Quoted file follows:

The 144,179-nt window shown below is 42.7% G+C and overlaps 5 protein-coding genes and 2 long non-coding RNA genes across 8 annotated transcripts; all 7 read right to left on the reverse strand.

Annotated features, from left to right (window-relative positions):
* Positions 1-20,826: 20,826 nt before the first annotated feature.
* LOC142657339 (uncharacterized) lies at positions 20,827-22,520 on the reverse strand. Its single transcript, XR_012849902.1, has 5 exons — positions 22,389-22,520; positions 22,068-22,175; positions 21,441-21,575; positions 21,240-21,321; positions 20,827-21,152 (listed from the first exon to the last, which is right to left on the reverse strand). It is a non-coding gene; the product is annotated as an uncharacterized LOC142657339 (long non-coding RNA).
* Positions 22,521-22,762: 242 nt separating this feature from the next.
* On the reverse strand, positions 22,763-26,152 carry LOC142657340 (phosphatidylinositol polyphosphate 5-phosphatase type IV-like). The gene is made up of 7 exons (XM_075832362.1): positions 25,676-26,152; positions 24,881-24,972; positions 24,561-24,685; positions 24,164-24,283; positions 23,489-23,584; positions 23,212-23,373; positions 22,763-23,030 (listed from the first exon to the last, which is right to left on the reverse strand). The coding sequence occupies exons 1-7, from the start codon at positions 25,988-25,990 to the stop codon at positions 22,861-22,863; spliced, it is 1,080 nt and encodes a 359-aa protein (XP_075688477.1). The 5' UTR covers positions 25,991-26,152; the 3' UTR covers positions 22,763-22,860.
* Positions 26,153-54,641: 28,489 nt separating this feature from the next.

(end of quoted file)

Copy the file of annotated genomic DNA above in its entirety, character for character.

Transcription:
The 144,179-nt window shown below is 42.7% G+C and overlaps 5 protein-coding genes and 2 long non-coding RNA genes across 8 annotated transcripts; all 7 read right to left on the reverse strand.

Annotated features, from left to right (window-relative positions):
* Positions 1-20,826: 20,826 nt before the first annotated feature.
* LOC142657339 (uncharacterized) lies at positions 20,827-22,520 on the reverse strand. Its single transcript, XR_012849902.1, has 5 exons — positions 22,389-22,520; positions 22,068-22,175; positions 21,441-21,575; positions 21,240-21,321; positions 20,827-21,152 (listed from the first exon to the last, which is right to left on the reverse strand). It is a non-coding gene; the product is annotated as an uncharacterized LOC142657339 (long non-coding RNA).
* Positions 22,521-22,762: 242 nt separating this feature from the next.
* On the reverse strand, positions 22,763-26,152 carry LOC142657340 (phosphatidylinositol polyphosphate 5-phosphatase type IV-like). The gene is made up of 7 exons (XM_075832362.1): positions 25,676-26,152; positions 24,881-24,972; positions 24,561-24,685; positions 24,164-24,283; positions 23,489-23,584; positions 23,212-23,373; positions 22,763-23,030 (listed from the first exon to the last, which is right to left on the reverse strand). The coding sequence occupies exons 1-7, from the start codon at positions 25,988-25,990 to the stop codon at positions 22,861-22,863; spliced, it is 1,080 nt and encodes a 359-aa protein (XP_075688477.1). The 5' UTR covers positions 25,991-26,152; the 3' UTR covers positions 22,763-22,860.
* Positions 26,153-54,641: 28,489 nt separating this feature from the next.